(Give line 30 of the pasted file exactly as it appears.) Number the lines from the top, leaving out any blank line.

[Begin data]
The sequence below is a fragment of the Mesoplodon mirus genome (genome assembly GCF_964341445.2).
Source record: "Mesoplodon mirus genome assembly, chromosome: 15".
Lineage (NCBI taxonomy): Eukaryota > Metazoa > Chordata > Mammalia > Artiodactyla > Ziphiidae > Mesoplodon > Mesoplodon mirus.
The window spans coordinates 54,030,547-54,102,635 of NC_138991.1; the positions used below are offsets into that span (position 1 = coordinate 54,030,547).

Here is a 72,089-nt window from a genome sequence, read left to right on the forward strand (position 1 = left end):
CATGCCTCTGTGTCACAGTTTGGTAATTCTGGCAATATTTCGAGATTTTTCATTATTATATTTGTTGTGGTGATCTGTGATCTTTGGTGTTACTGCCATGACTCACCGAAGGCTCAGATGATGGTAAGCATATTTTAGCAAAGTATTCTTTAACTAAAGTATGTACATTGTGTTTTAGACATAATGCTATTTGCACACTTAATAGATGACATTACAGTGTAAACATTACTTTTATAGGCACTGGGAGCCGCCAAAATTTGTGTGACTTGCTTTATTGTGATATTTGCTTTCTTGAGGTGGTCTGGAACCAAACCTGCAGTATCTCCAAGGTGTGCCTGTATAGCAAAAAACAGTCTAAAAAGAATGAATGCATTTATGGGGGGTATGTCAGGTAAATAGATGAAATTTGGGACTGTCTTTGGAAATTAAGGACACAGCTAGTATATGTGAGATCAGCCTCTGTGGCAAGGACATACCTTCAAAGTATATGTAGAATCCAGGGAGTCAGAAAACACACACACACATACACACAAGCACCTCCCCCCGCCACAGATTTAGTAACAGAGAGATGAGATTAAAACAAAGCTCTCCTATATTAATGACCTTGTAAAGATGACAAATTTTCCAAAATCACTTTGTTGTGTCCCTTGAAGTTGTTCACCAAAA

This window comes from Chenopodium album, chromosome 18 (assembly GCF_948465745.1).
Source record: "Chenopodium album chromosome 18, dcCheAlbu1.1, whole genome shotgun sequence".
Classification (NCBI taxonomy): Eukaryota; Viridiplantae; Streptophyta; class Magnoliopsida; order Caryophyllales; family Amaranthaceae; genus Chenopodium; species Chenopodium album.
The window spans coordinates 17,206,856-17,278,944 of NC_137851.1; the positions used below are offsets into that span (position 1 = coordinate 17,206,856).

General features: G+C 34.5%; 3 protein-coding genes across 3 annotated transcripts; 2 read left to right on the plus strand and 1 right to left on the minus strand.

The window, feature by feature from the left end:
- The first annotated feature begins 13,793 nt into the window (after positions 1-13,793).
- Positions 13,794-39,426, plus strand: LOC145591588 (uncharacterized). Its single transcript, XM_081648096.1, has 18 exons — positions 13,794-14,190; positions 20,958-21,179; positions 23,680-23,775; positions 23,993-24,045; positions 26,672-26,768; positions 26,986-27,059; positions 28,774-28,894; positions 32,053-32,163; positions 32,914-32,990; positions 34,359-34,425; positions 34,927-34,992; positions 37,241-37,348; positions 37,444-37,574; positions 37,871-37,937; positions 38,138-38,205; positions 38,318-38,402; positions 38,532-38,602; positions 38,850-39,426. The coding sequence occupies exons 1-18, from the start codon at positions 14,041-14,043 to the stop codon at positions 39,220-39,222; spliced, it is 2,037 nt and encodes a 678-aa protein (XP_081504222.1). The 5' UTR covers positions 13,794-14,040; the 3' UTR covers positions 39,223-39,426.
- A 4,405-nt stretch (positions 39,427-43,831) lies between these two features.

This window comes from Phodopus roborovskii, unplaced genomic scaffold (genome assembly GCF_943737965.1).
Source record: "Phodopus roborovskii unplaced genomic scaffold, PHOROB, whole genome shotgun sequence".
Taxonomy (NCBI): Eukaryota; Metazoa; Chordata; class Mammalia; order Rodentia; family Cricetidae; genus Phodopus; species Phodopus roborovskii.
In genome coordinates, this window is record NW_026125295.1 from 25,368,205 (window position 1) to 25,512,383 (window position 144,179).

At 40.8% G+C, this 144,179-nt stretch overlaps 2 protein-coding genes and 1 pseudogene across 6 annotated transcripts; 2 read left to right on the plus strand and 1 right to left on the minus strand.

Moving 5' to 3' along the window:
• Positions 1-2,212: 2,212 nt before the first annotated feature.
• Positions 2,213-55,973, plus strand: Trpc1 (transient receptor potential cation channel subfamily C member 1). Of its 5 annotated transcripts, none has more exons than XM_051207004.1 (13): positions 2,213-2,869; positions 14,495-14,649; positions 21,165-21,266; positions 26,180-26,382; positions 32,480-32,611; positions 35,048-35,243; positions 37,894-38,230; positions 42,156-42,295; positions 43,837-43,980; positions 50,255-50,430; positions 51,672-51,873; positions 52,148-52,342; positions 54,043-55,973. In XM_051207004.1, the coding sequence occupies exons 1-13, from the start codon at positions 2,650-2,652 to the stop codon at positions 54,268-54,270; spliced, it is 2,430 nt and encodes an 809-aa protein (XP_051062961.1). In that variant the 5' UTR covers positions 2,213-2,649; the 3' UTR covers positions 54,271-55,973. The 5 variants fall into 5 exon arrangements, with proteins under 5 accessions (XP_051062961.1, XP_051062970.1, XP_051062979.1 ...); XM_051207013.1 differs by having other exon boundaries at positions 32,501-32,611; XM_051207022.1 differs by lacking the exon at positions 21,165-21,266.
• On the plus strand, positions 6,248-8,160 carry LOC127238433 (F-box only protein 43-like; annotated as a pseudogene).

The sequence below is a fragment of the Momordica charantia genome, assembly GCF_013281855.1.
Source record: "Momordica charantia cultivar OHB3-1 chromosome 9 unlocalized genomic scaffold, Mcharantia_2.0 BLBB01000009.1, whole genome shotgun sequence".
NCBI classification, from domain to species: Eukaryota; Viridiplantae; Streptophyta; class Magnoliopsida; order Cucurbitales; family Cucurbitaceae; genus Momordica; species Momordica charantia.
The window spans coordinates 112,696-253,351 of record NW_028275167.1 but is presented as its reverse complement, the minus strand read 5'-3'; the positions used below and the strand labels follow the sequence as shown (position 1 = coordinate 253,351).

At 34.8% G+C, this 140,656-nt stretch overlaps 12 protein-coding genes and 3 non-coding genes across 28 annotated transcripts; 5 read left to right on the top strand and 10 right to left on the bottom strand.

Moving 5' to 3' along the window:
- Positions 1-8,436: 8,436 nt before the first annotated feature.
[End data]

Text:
Moving 5' to 3' along the window: